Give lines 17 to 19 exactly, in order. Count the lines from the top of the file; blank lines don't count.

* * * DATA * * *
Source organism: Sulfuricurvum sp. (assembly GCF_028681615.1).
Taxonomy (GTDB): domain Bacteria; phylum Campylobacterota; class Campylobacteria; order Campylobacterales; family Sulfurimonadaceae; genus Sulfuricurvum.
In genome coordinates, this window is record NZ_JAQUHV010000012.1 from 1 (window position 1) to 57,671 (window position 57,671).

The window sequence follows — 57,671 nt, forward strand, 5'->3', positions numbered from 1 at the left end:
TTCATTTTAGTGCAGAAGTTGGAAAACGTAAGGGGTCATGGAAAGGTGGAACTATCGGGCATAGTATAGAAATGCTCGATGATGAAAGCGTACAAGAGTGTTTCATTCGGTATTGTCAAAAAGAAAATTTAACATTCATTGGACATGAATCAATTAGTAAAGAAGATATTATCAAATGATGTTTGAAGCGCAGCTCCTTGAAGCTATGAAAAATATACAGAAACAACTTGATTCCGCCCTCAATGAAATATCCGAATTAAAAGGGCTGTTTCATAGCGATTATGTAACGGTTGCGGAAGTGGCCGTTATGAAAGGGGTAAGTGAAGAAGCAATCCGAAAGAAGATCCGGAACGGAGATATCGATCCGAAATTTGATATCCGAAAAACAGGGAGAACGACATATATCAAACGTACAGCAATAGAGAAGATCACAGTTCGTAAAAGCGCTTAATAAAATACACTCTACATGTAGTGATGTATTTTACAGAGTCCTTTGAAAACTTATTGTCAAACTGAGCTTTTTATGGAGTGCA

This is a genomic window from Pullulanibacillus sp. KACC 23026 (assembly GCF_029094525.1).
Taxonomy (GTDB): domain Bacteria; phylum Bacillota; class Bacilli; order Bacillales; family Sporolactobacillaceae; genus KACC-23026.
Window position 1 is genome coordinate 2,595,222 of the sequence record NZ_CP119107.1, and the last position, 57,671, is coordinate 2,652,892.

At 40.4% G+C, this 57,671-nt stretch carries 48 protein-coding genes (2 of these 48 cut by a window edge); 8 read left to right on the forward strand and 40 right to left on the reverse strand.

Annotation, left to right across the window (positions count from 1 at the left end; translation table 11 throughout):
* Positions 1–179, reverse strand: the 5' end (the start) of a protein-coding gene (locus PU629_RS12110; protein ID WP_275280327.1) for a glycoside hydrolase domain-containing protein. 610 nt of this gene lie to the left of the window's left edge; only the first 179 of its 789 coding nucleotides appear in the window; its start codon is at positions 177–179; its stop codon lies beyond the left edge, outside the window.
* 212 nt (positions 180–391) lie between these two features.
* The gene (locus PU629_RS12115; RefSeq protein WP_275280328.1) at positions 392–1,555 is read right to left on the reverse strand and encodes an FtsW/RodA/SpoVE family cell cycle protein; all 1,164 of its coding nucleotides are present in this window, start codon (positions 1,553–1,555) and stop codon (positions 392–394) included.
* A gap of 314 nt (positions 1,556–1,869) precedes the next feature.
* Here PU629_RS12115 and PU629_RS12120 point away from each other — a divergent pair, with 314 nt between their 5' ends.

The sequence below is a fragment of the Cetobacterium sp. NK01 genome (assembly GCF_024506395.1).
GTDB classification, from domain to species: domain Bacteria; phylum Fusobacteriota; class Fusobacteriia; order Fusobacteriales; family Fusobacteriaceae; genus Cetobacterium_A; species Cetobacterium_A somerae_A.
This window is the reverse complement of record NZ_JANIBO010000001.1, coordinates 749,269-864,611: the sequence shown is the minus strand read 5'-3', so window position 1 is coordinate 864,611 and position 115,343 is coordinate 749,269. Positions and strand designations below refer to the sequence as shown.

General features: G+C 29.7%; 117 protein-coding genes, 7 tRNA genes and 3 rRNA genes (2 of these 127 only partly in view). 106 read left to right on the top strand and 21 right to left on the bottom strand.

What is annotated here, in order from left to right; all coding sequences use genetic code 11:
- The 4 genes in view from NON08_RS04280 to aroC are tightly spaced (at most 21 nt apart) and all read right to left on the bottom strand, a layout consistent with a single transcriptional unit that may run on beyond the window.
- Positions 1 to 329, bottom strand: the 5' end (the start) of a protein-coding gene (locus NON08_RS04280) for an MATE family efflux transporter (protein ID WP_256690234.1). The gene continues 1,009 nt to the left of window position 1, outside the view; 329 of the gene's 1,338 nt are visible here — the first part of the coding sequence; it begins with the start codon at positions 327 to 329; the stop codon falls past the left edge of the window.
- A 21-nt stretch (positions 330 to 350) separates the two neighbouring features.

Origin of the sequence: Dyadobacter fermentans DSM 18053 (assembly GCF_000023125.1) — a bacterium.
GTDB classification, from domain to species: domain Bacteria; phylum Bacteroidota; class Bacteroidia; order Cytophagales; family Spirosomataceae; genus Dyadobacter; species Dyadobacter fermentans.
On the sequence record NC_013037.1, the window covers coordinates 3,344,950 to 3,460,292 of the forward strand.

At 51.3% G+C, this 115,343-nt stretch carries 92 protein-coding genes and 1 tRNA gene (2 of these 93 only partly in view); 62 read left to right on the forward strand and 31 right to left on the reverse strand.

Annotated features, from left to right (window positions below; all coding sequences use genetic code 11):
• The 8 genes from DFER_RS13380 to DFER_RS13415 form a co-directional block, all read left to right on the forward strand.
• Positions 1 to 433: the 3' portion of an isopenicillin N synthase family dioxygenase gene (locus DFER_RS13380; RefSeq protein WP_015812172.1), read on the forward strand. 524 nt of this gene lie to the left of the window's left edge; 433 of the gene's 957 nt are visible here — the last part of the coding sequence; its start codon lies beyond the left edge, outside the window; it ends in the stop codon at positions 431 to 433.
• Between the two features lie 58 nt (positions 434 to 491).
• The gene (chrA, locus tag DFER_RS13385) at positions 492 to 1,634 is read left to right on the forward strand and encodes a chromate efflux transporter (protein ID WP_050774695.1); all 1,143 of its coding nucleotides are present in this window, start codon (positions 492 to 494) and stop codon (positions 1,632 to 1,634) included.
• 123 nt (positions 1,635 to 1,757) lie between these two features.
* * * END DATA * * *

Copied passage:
GTDB classification, from domain to species: domain Bacteria; phylum Fusobacteriota; class Fusobacteriia; order Fusobacteriales; family Fusobacteriaceae; genus Cetobacterium_A; species Cetobacterium_A somerae_A.
This window is the reverse complement of record NZ_JANIBO010000001.1, coordinates 749,269-864,611: the sequence shown is the minus strand read 5'-3', so window position 1 is coordinate 864,611 and position 115,343 is coordinate 749,269. Positions and strand designations below refer to the sequence as shown.

General features: G+C 29.7%; 117 protein-coding genes, 7 tRNA genes and 3 rRNA genes (2 of these 127 only partly in view). 106 read left to right on the top strand and 21 right to left on the bottom strand.